Illinois Journal–Glimmers in Shadow

written on 6/25/2002

It’s starting to settle in. The dark gnawing sense of being far from home. According to “The Hitchhiker’s Guide to the Galaxy� every sentient being, when under stress, emits a tiny subliminal feeling that “communicates an exact and almost pathetic sense of how for that being is from the place of his birth�. Maybe not my birthplace, but I can feel the sense of being very far from home.

I wonder if anyone else can sense it from me.

There is a dark core in me that is bobbing to the surface. Sometimes I suppress it successfully. Other times it threatens to overwhelm me. It surfaced yesterday. Crystal and I were going out to look at a potential dog purchase. Granted, I’m not really happy about getting a dog, but I promised Crystal that we could do so once we have moved. Besides, it could be a comfort to my wife and children. So off we went to look at a dog. I didn’t have the best attitude to start, but soon I found myself turning deeper and deeper within, gnawing and consuming myself. It was like I had an emotional black hole at the center of my soul that was sucking everything in. Or, better, it was like a tight emotional knot that had twisted in the middle of my stomach. It was stuck and it would not let me go.

Tonight Gabrielle and I went down to Wal-Mart…again. In all seriousness, I think that there have been only two days since we moved here that we have not gone to Wal-Mart for something. I’m beginning to grow sick of it. Seriously. Right now, I’m tired, but the thought of going to Wal-Mart again for one more thing pushes me to the edge of tears. But we needed trash cans and fish food and so we went again. And as we went, we talked and we laughed, but there was an edge to the laughter. An edge of fatigue. An edge of desperation. An edge of madness. At least I know that I heard it in mine.

I’m on the edge, and I know it.

Some days are better than others. I do go to work, to a job that I enjoy, to see co-workers whom I genuinely like. I have been blessed to work at a job with other Christians, and I have been overwhelmed to see the love and support that has been shown to me. Today was our first department meeting (all eight of us), and there was a time to talk about what lessons God had been teaching us and a time for prayer.

And so my move came up, and I was able to tell these men how I’ve been feeling. My disorientation. My sense of loneliness. My sense of lostness. And they responded. They lifted me up in prayer and offered various sorts of assistance. One of them even invited us to join his family on an impromptu picnic dinner, which was wonderful.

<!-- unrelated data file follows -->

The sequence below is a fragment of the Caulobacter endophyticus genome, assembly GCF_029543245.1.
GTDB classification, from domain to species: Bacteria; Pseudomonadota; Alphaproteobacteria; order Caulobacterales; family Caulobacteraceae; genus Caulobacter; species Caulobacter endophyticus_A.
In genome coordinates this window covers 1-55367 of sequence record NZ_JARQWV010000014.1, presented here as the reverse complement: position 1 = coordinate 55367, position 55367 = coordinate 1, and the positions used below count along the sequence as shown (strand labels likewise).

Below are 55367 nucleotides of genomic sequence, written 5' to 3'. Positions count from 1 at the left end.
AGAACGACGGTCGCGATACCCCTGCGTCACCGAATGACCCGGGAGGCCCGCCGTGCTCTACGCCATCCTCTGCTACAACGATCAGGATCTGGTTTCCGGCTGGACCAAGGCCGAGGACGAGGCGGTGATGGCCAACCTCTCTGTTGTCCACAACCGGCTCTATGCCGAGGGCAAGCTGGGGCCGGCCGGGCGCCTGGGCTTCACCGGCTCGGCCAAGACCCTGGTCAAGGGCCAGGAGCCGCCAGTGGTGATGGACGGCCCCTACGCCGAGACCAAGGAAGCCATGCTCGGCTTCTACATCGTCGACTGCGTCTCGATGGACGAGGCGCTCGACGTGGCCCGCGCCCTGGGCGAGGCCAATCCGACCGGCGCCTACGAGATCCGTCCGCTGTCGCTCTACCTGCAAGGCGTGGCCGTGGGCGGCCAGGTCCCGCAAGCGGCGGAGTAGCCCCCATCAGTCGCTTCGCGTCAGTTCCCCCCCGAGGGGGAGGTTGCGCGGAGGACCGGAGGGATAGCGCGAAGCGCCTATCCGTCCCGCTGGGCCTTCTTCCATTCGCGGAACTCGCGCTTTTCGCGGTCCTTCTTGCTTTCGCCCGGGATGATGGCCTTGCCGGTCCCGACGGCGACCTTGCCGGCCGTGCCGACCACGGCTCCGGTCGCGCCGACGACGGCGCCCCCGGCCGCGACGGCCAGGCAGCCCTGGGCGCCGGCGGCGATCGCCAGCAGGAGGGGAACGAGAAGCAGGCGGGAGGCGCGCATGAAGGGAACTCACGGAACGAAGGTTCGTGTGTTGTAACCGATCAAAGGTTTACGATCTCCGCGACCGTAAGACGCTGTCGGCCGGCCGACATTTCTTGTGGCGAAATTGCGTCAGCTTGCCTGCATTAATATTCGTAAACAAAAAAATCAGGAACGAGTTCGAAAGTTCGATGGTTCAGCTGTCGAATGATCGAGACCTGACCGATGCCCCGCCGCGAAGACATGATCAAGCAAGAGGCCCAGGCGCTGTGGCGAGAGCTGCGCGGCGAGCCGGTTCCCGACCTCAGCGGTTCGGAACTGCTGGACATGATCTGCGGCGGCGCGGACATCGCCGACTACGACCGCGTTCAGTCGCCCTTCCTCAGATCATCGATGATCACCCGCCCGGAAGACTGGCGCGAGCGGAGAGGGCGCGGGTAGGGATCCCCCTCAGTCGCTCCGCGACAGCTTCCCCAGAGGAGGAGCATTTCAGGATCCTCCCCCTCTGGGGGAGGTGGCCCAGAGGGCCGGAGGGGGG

Yes, some days are better than others, and I know that I’ve been able to avoid the emotions due to “crisis mode�. But now they are beginning to come home to roost, and I don’t know if I’ll be able to bear up beneath them.

I’m looking for “normal�. I’m looking for that sense of familiarity, that secureness that comes from living in your home city. The kind of feeling that lets you feel comfortable driving from one place to another without being afraid that you may get lost. The sense of knowing where you are. The feeling of being connected to family and friends, resting secure in their companionship.

And maybe that’s why I keep looking for a gaming store. It’s beginning to become an obsession. So far the only one that we’ve been able to find is located in someone’s basement, and I keep thinking to myself that a city the size of Peoria ought to have another store *somewhere*. I mean, doesn’t that make sense? I don’t really know what I hope to find there. Maybe I’ll just drive by, secure in the knowledge that a gaming store exists *somewhere*.

Another “Hitchhiker’s Guide� quote comes to mind. “Arthur blinked at him. He wished there was something simple and recognizable he could grasp hold of. He would have felt safe if alongside the Dentrassis’ underwear, the piles of Sqornshellous mattresses and the man from Betelgeuse holding up a small yellow fish and offering to put it in his ear he had been able to see just a small packet of cornflakes. But he couldn’t, and he didn’t feel safe.�

That used to be funny.

Honestly, I keep wondering where *anything* is. For instance, where’s the movie theater? And I don’t mean the cheap seats. Where’s the large metroplex of 17 screens, all of them showing lousy films? I don’t want to see a movie in the near future, but it seems to me that a city the size of Peoria should have one. Have I missed it? Maybe I haven’t driven north far enough. That could be. I seem to recall seeing a movie ad and seeing a theater on Pioneer Parkway, which is at the north end of town. I don’t know.

I really don’t know. Like I said, I don’t want to see a movie. I just want to know that such a thing exists. It would be a piece of “normal�.

And Peoria feels so dirty and ugly. I keep looking for anything beyond low-income housing, cheap-looking plazas, or warehouses. But it’s so hard to come by. We finally found some upper-income houses the other day, and we were shocked and amazed. And happy. We were starting to be afraid that there wasn’t any beauty to be found in Peoria outside of the parks. Just an endless jumble of beat-up stores and aging houses as far as the eye can see.

Yet, there are glimmers. Last Monday, on our way to Wal-Mart, Gabrielle and I stumbled onto a park. I can’t remember if it is called Riverside or Riverfront Park. Anyways, as we attempted to navigate the insanity of Peoria’s streets, we happened upon this park. And it is beautiful. It’s everything that Erie wants to see in Dobbins Landing. There are beautiful lights and shrubs lining a winding pathway that runs beside the river. The park actually passes under one of the four major bridges and wraps around one of the main supports. At night, when the bridge is lit up, it is a beautiful sight to behold. So there we were, looking over the river (and seeing the Wal-Mart where we wanted to go), feeling the gentle breeze and enraptured by the beauty. I took Crystal back down that evening, even though it was late.